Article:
“Government ’help’ to business is just as disastrous as government persecution… the only way a government can be of service to national prosperity is by keeping its hands off.” That is what Ayn Rand has to say about government involvement in the world of business, but the full extent of this practice is difficult to nail down. Tad DeHaven of the CATO Institute investigated the situation to determine exactly how deep the problem runs.
Periodically, CATO analyzes the federal budget to ascertain exactly how much money our government shovels out to favored parties. Unfortunately, over the years both parties have participated in this handoutathon, and, still worse, many businessmen suck up to elected officials to get their “share” of our money. Nobody disputes that private businesses should build our military armaments, our roads, and our bridges. In fact, more basic governmental services, such as janitorial work or auto maintenance, should be farmed out by competitive bid. It’s the rest of the pigs at the government trough that are most troubling.
Corporate welfare is difficult to define, but DeHaven went line by line through the federal budget and found $98 billion of it – every dollar of which is listed in his report. The pervasive nature of these crony giveaways can be measured by the fact that every federal department gets into the act. Handouts to solar companies and farm conglomerates get the most publicity, but those are just the tip of the iceberg.
DeHaven’s background has given him the skills to analyze this information. Most prominently, he worked for Governor Mitch Daniels of Indiana to sort out the mess they found when Daniels took office in January, 2005. DeHaven saw how bad crony capitalism was at the state level and brought that knowledge to his analysis of Washington’s spending.
DeHaven states that the most egregious waste at the federal level is farm handouts, claiming that most farm subsidies go to large corporate interests despite the fact that people think the money goes to “family farms.” DeHaven stated, “It is about vote buying and nothing else.”
The report not only enumerates where the money goes, but is sprinkled with great statements such as “The federal government’s proper role in the economy should be that of a neutral referee, with intervention limited to facilitating the free exchange of goods and services.”
Interestingly, both political sides contain elements who rail against these handouts. The leftists known as the Occupy Movement protest loudly against corporate handouts – while the Tea Party, which leans right but considers itself non-partisan, complains about handouts in the same manner.
Simply put, the entire problem stems from the size of government. Limitless governments – at all levels – cause elected officials to develop a philosophy that the money is theirs to parcel out. DeHaven focuses on the federal budget, but similar studies could be done for every one of the states, most counties, and a significant number of cities. We have allowed elected officials to take our money and hand it over to whomever they want; repeat this process frequently enough and they start believing that they have God-given rights.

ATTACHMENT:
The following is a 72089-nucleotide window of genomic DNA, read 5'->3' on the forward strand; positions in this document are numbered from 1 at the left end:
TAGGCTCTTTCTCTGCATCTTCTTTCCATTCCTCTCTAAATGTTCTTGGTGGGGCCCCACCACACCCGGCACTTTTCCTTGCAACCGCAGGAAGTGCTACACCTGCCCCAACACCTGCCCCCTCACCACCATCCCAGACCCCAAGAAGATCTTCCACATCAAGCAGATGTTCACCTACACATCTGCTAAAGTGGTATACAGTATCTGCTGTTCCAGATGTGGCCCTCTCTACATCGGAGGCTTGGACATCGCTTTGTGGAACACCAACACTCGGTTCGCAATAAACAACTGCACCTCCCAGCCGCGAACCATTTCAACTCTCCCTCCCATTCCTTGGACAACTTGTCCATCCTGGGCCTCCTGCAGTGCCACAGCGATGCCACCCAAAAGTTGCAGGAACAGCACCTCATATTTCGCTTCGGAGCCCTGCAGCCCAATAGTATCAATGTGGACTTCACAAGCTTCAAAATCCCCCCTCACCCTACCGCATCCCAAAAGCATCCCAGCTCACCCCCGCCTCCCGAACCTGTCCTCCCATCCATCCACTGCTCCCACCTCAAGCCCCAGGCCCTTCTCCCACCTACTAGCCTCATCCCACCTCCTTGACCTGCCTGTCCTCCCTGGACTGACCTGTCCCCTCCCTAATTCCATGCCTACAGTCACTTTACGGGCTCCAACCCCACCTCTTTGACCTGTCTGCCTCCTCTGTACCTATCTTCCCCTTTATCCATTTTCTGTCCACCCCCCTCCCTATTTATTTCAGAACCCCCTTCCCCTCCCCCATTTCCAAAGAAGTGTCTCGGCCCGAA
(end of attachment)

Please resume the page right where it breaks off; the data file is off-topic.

This attitude has gotten so bad at the local level that mayors and councilmen now believe that there are no limits on what they can do regarding commerce in their jurisdictions. Nothing demonstrates this arrogance more convincingly than the Chick-fil-A controversy, in which the CEO’s comment opposing same-sex marriage triggered statements by the Democratic mayors of San Francisco, Chicago, Washington, DC, and Boston that Chick-fil-A stores were not welcome in their cities. These statements, clearly in violation of multiple legal precedents and principles, would never have been made if these cities were not completely immersed in crony capitalism. In vowing to stop construction of a store, Chicago Mayor and Obama crony, Rahm Emanuel, stated “Chick-fil-A values are not Chicago values.” Without being emboldened by the reality of crony capitalism, he would never have uttered words so insulting and arrogant.
DeHaven has given us a report that defines how costly, on more than one level, crony capitalism has become. The Left despises handouts to corporations, and believes that conservative legislators are owned and operated by large, private companies. Conservatives believe it bloats government and destroys the concept of free enterprise by allowing government wonks to decide winners and losers. The question then remains: Who supports this practice other than the people who get to hand out other people’s money?
DeHaven does not feel hopeful that we can dismantle federal crony capitalism. Handouts are becoming more limited at state levels because of the economic reality of reduced revenues. Municipalities that face budget crunches are often forced to stop the practice. Maybe with a Vice-President like Paul Ryan, we have at least a ray of hope shining on us.